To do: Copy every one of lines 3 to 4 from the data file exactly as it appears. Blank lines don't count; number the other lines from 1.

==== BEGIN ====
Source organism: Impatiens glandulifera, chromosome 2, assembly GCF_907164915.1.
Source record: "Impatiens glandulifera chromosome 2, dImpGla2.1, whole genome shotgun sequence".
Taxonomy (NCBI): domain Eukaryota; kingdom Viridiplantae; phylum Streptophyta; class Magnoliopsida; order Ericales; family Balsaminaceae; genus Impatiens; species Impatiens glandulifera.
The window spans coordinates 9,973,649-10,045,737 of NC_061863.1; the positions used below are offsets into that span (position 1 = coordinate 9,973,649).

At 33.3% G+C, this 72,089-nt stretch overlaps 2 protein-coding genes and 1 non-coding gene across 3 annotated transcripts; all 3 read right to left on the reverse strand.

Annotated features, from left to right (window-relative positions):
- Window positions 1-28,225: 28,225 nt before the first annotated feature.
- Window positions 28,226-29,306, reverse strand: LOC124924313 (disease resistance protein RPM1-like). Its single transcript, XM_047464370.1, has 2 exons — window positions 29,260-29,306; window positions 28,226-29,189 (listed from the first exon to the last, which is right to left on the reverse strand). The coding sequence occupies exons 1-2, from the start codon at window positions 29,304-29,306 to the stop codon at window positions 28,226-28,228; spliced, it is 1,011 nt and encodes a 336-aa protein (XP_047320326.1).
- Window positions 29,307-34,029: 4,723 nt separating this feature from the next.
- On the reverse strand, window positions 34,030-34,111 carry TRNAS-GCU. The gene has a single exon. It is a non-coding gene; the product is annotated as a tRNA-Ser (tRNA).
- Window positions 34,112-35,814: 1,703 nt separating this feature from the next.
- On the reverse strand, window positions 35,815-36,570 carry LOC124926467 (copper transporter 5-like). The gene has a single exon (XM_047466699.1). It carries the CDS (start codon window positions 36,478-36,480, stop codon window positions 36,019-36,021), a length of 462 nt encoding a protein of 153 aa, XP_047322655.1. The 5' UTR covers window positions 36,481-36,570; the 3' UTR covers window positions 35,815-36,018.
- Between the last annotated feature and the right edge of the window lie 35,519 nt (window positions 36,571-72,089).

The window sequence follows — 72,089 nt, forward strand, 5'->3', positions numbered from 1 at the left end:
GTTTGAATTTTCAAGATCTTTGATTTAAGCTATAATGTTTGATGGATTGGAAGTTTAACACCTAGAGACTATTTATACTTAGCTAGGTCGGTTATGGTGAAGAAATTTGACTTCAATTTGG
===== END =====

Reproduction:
Taxonomy (NCBI): domain Eukaryota; kingdom Viridiplantae; phylum Streptophyta; class Magnoliopsida; order Ericales; family Balsaminaceae; genus Impatiens; species Impatiens glandulifera.
The window spans coordinates 9,973,649-10,045,737 of NC_061863.1; the positions used below are offsets into that span (position 1 = coordinate 9,973,649).